The undersigned will keep readers current on the status of this bill.   The bill is number Senate, No. 3003.

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This blog article was researched and written by John H. Geaney, a member of the executive committee and equity partner at the law firm of Capehart Scatchard. The content of the this article is intended to provide general information on the topic presented, and is offered with the understanding that the author is not rendering any legal or professional services or advice. This article is not a substitute for legal advice. Should you require such services, retain competent legal counsel.

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About the Author

About the Author:

John H. Geaney, a shareholder and co-chair of Capehart Scatchard's Workers' Compensation department, began an email newsletter entitled Currents in Workers’ Compensation, ADA and FMLA in 2001 in order to keep clients and readers informed on leading developments in these three areas of law. Since that time he has written over 500 newsletter updates.

Mr. Geaney is the author of Geaney’s New Jersey Workers’ Compensation Manual for Practitioners, Adjusters & Employers. The manual is distributed by the New Jersey Institute for Continuing Legal Education (NJICLE). He also authored an ADA and FMLA manual as distributed by NJICLE. If you are interested in purchasing the manual, please contact NJICLE at 732-214-8500 or visit their website at www.njicle.com.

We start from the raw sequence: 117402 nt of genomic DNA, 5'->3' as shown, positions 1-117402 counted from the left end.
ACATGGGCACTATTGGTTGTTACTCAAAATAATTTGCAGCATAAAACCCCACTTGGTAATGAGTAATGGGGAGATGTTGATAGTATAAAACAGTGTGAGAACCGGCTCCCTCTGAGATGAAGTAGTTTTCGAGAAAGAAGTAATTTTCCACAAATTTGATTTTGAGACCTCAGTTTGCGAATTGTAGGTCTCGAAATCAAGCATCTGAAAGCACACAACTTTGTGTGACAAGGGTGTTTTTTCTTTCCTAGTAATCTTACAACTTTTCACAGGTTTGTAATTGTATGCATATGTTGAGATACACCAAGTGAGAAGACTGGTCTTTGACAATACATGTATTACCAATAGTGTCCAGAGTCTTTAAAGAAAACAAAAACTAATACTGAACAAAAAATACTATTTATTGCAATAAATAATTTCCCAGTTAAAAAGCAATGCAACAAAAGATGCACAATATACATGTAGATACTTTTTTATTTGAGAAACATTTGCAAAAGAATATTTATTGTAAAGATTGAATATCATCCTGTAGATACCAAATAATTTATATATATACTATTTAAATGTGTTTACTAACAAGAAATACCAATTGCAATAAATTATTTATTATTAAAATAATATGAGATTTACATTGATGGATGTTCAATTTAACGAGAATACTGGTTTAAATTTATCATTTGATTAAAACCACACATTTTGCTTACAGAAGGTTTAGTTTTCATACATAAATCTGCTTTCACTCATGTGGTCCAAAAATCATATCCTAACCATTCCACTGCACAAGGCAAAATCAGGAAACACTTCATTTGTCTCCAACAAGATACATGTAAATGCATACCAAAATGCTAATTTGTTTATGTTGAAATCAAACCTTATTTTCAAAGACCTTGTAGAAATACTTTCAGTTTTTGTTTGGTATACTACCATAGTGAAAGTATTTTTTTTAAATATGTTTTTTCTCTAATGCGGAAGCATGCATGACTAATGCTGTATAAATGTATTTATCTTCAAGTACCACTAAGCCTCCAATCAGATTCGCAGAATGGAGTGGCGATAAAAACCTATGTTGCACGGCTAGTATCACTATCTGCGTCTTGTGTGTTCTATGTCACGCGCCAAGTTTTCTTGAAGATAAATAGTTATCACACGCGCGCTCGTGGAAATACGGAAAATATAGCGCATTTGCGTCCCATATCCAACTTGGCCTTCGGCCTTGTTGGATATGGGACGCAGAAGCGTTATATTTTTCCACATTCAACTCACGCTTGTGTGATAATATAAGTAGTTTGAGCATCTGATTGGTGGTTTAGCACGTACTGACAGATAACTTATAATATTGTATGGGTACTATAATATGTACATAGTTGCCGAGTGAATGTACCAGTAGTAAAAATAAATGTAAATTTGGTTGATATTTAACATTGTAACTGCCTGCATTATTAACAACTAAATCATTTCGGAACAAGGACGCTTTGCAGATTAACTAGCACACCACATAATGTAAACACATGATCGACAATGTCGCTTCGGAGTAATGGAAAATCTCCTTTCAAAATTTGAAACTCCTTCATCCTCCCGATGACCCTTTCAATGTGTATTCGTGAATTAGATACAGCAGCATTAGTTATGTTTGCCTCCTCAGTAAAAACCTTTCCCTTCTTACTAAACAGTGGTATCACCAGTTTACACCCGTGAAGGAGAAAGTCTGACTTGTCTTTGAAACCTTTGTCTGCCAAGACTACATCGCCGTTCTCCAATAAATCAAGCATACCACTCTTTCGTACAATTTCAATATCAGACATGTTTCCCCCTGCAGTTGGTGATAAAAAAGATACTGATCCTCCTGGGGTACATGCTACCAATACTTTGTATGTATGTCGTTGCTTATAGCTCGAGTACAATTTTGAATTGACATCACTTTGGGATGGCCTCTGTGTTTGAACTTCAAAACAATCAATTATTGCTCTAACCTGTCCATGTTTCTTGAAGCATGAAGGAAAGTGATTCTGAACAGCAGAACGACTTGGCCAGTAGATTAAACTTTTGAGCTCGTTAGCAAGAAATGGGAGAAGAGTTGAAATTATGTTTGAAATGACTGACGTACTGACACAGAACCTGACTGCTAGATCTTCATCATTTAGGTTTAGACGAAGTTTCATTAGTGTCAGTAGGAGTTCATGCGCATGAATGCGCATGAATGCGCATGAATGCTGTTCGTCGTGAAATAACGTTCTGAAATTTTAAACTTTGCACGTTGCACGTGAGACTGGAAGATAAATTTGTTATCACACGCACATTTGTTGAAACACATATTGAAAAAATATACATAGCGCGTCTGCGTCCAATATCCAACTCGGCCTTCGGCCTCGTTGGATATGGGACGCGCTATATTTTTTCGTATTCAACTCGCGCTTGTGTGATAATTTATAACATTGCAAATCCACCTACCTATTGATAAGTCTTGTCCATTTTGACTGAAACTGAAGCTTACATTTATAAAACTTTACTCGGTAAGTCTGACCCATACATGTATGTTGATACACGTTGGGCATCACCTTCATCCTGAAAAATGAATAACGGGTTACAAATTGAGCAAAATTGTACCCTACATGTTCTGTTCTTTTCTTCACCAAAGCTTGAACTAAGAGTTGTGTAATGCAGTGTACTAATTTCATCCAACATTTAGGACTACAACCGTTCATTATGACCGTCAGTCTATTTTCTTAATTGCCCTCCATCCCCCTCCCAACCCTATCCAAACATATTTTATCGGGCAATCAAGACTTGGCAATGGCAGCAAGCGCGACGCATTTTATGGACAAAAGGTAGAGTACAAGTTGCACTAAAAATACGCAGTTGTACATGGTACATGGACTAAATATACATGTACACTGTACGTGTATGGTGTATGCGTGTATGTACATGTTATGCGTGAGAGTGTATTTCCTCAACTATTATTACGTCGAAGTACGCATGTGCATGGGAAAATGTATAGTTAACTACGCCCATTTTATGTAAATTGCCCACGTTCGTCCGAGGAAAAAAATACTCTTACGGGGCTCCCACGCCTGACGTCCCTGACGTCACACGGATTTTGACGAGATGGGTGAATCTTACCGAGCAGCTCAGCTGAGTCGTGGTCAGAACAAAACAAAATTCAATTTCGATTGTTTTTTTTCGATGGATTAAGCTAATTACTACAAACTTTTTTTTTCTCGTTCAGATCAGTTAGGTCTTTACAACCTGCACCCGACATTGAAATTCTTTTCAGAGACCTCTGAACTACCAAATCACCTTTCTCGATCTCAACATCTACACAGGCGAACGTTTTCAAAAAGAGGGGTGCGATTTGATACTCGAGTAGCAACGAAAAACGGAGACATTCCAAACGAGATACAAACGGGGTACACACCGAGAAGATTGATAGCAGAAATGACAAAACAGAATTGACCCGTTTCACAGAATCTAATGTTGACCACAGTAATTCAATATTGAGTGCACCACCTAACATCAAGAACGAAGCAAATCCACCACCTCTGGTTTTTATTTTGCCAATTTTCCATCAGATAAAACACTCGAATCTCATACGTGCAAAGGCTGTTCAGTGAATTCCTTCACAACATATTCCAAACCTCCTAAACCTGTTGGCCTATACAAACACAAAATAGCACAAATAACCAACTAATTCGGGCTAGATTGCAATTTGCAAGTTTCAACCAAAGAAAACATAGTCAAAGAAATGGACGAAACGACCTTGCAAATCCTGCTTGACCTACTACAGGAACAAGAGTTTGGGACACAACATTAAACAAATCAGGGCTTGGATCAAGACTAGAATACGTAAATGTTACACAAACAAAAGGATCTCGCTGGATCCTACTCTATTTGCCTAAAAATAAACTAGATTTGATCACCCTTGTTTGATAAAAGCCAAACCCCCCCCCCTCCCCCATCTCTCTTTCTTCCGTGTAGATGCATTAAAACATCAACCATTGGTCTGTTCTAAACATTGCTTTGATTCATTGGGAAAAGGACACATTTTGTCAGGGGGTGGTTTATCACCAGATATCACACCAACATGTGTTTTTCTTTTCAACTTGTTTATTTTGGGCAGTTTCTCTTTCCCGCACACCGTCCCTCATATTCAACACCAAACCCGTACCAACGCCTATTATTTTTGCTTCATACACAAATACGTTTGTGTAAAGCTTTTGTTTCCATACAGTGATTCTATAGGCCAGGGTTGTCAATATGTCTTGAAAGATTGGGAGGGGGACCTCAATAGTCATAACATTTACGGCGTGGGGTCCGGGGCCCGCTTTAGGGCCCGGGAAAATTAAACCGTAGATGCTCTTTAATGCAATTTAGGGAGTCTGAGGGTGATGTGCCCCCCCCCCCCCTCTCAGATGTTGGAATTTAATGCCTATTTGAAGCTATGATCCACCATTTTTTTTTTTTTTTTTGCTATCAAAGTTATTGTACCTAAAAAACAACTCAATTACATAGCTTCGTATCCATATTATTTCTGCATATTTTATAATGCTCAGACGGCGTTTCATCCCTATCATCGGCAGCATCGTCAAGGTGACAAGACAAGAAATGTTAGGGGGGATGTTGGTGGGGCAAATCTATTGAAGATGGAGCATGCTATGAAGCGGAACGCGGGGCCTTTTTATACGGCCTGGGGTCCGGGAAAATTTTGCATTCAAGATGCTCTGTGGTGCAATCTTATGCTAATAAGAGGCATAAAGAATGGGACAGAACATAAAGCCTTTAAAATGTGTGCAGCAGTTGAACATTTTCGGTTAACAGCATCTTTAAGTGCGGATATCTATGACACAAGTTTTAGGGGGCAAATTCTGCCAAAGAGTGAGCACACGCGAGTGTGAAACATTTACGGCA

Mr. Geaney represents employers in the defense of workers’ compensation, ADA and FMLA matters. He is a Fellow of the College of Workers’ Compensation Lawyers of the American Bar Association and is certified by the Supreme Court of New Jersey as a workers’ compensation law attorney. He is one of two firm representatives to the National Workers’ Compensation Defense Network. He has served on the Executive Committee of Capehart Scatchard for over ten (10) years.

A graduate of Holy Cross College summa cum laude, Mr. Geaney obtained his law degree from Boston College Law School. He has been named a “Super Lawyer” by his peers and Law and Politics. He serves as Vice President of the Friends of MEND, the fundraising arm of a local charitable organization devoted to promoting affordable housing.

Capehart Scatchard is a full service law firm with offices in Mt. Laurel and Trenton, New Jersey. The firm represents employers and businesses in a wide variety of areas, including workers’ compensation, civil litigation, labor, environmental, business, estates and governmental affairs.